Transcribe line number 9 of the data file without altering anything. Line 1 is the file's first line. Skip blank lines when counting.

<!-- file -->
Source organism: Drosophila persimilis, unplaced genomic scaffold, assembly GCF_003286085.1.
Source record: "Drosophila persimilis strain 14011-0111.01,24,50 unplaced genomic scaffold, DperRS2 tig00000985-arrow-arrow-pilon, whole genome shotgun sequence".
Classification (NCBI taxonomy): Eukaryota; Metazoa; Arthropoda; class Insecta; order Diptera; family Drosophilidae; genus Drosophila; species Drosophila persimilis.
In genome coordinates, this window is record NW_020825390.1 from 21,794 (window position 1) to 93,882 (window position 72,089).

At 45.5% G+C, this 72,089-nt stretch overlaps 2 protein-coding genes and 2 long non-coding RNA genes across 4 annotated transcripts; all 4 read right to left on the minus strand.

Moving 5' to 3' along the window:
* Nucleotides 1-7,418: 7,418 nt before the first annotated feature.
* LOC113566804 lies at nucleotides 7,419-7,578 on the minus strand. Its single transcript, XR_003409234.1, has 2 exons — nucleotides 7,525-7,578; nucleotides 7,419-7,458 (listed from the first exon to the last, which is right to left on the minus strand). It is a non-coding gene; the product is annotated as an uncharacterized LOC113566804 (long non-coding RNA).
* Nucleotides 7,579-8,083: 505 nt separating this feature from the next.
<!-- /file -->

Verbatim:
* Nucleotides 7,579-8,083: 505 nt separating this feature from the next.